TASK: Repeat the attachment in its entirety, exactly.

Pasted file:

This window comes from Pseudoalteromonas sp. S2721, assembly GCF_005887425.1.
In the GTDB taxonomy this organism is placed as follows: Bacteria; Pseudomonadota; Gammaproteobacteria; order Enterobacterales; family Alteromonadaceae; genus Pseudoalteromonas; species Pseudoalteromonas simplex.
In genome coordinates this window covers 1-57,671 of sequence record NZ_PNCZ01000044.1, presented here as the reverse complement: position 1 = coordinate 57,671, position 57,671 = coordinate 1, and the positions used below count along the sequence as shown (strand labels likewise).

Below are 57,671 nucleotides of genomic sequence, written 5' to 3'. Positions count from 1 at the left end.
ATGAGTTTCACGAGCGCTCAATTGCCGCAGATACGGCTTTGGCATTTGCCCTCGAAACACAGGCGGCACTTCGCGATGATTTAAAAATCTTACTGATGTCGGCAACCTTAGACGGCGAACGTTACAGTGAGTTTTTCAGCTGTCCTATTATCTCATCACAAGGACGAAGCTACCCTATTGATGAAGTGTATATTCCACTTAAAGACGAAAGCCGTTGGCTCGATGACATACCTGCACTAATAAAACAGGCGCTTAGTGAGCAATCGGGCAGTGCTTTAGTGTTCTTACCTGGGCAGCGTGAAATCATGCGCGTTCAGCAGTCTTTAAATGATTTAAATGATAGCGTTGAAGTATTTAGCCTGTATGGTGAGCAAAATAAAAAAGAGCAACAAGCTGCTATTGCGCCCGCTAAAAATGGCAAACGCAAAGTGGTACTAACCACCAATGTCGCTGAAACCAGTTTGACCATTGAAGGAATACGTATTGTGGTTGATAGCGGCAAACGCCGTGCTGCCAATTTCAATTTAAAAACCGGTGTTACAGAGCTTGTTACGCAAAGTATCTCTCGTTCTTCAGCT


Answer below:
This window comes from Pseudoalteromonas sp. S2721, assembly GCF_005887425.1.
In the GTDB taxonomy this organism is placed as follows: Bacteria; Pseudomonadota; Gammaproteobacteria; order Enterobacterales; family Alteromonadaceae; genus Pseudoalteromonas; species Pseudoalteromonas simplex.
In genome coordinates this window covers 1-57,671 of sequence record NZ_PNCZ01000044.1, presented here as the reverse complement: position 1 = coordinate 57,671, position 57,671 = coordinate 1, and the positions used below count along the sequence as shown (strand labels likewise).

Below are 57,671 nucleotides of genomic sequence, written 5' to 3'. Positions count from 1 at the left end.
ATGAGTTTCACGAGCGCTCAATTGCCGCAGATACGGCTTTGGCATTTGCCCTCGAAACACAGGCGGCACTTCGCGATGATTTAAAAATCTTACTGATGTCGGCAACCTTAGACGGCGAACGTTACAGTGAGTTTTTCAGCTGTCCTATTATCTCATCACAAGGACGAAGCTACCCTATTGATGAAGTGTATATTCCACTTAAAGACGAAAGCCGTTGGCTCGATGACATACCTGCACTAATAAAACAGGCGCTTAGTGAGCAATCGGGCAGTGCTTTAGTGTTCTTACCTGGGCAGCGTGAAATCATGCGCGTTCAGCAGTCTTTAAATGATTTAAATGATAGCGTTGAAGTATTTAGCCTGTATGGTGAGCAAAATAAAAAAGAGCAACAAGCTGCTATTGCGCCCGCTAAAAATGGCAAACGCAAAGTGGTACTAACCACCAATGTCGCTGAAACCAGTTTGACCATTGAAGGAATACGTATTGTGGTTGATAGCGGCAAACGCCGTGCTGCCAATTTCAATTTAAAAACCGGTGTTACAGAGCTTGTTACGCAAAGTATCTCTCGTTCTTCAGCT